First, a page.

• His father relinquished his own name, Sitting Bull, to him at the age of 14 after knocking a crow warrior off his horse with a tomahawk during battle.
• He was credited with several acts of bravery including sitting in the center of a battle field and calmly smoking a peace pipe while being narrowly missed by bullets during a clash with the army. His fellow warriors would yell “Sitting Bull, I am he” to intimidate their adversaries.
• He was the first man to become chief of the entire Lakota Sioux Nation.
• He was a holy man and was believed to have powers of prophecy and spiritual insight. During a trance Sitting Bull reported seeing soldiers tumbling into his camp like grasshoppers. Shortly there after his tribe of warriors claimed the lives of Colonel Custer and over 200 soldiers during the Battle of Little Bighorn.
• After the embarrassment at Little Bighorn the army was determined to defeat the Plains Indians and force them into exile. Sitting Bull refused to submit and led his followers into Canada where they spent the next four years in exile.
• Years after his surrender Sitting Bull was hailed as a minor celebrity rather than the outlaw he was once branded as. He toured with Buffalo Bill’s Wild West Show. During his travels he met Annie Oakley. He nicknamed her “Little Sure shot” and unofficially adopted her as his daughter. To seal the arrangement he supposedly gifted her the moccasins that he wore during the battle of Little Bighorn.
• He was killed over his involvement with the “Ghost Dance Movement”. This was a movement that spoke to a messiah that would supposedly bury the white man’s world under a layer of soil and allow the Indians to return to their old ways. This frightened the authorities and a party of Lakota policeman was dispatched to arrest Sitting Bull and bring him in for questioning. The commotion caused a group of his followers to converge on the scene. A shot was fired and during the confusion over a dozen people were killed including Sitting Bull who was shot in the chest and the head.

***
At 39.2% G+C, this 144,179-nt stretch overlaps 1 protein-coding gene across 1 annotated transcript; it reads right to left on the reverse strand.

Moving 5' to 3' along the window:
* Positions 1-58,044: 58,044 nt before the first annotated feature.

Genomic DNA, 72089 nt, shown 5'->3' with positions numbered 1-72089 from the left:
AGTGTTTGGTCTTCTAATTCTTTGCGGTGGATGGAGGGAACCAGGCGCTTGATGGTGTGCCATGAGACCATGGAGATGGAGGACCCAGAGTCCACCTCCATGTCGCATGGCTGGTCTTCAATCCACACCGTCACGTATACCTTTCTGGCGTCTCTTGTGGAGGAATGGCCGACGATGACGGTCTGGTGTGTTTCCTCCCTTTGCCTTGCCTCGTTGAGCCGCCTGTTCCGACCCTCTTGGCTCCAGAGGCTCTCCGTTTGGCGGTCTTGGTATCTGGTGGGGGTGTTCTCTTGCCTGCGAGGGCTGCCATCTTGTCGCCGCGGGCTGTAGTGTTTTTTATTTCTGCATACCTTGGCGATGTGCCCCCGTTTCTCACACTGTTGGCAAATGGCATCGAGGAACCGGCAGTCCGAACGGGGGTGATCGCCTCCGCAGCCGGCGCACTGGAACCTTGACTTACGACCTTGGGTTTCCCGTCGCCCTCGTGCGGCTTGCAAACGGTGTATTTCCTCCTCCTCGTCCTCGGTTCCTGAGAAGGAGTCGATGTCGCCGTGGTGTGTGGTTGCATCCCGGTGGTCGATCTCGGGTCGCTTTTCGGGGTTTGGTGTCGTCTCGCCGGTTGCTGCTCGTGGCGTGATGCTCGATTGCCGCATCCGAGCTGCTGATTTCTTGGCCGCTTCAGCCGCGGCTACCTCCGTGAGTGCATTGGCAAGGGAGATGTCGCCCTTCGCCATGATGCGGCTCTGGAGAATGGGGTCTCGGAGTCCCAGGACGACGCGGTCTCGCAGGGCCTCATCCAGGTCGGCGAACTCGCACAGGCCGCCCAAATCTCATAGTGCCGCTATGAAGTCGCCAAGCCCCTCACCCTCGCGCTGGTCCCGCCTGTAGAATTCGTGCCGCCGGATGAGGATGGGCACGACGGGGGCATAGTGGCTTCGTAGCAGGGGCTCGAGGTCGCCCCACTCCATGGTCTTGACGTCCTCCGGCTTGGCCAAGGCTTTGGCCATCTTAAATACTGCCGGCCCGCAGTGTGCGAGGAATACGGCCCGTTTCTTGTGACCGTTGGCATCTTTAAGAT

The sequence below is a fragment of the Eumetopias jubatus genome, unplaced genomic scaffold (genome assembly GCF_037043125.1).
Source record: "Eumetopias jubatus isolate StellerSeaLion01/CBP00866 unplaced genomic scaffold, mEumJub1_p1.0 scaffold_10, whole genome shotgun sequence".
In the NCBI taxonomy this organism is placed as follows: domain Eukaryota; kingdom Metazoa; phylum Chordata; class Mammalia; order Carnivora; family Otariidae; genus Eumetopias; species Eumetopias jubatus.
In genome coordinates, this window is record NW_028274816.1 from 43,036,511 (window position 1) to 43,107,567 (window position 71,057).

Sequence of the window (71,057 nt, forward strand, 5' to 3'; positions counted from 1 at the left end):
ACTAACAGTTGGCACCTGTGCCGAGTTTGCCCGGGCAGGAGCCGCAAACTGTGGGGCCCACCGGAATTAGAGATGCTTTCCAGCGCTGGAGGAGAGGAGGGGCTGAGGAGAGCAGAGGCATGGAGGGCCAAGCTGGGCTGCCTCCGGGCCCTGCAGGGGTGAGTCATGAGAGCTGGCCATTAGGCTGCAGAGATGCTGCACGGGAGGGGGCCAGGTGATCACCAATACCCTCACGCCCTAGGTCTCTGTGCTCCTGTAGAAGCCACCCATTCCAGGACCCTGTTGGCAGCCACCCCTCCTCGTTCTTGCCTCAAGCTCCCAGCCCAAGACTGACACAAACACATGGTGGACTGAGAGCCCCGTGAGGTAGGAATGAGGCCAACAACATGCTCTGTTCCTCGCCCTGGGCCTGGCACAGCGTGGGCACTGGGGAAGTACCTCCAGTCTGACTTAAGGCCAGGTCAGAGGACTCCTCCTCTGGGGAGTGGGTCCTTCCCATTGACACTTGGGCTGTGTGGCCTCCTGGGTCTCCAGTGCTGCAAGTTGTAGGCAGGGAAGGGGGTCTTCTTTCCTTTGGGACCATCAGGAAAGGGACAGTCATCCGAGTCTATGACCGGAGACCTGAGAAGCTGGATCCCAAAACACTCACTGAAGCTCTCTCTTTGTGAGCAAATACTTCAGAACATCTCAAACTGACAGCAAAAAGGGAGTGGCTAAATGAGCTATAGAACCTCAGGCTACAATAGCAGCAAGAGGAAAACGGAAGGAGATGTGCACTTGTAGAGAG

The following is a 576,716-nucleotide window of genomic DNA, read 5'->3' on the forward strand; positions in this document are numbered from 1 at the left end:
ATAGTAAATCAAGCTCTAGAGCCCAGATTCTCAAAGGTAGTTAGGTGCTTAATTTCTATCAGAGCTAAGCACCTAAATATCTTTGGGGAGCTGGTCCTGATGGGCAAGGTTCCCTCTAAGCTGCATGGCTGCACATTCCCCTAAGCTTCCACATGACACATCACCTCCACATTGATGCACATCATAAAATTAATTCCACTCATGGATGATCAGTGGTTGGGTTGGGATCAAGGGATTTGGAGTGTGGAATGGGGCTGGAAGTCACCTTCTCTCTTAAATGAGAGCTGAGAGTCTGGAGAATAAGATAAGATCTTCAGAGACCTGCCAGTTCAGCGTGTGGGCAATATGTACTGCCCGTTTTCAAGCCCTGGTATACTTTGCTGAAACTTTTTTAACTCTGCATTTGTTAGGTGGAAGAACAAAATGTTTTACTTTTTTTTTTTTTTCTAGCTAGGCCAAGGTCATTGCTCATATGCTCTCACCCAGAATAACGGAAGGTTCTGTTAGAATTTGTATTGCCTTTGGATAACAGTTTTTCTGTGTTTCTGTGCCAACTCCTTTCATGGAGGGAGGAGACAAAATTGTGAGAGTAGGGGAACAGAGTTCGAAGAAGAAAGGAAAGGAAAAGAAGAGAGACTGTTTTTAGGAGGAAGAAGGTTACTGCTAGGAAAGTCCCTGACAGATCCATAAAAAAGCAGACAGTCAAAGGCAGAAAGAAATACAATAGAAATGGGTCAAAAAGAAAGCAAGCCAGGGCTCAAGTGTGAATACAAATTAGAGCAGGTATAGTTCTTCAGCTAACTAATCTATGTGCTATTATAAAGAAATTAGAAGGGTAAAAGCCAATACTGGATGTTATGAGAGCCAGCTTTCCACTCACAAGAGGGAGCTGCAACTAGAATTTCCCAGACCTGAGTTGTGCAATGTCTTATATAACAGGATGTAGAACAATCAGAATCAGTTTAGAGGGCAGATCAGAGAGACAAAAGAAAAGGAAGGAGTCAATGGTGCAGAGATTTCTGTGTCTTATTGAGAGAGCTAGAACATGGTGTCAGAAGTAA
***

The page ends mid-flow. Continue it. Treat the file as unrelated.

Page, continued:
• The location of his gravesite is still debated today. Two days after his death Sitting Bull’s body was unceremoniously buried at Fort Yates, North Dakota. There it remained for over 60 years until a descendant and his party secretly removed the body and moved it to Mobridge, South Dakota. It is rumored that the descendant and his party may have dug up and transported the wrong body at that time. A plaque at the original Yates Fort site reads, “He was buried here but his grave has been vandalized many times”.
48” x 36” Hand Cut Stencil and Spray Paint on Deep Edged Panel with Resin.
48” x 36” Hand Cut Stencil and Spray Paint on Deep Edged Panel with Resin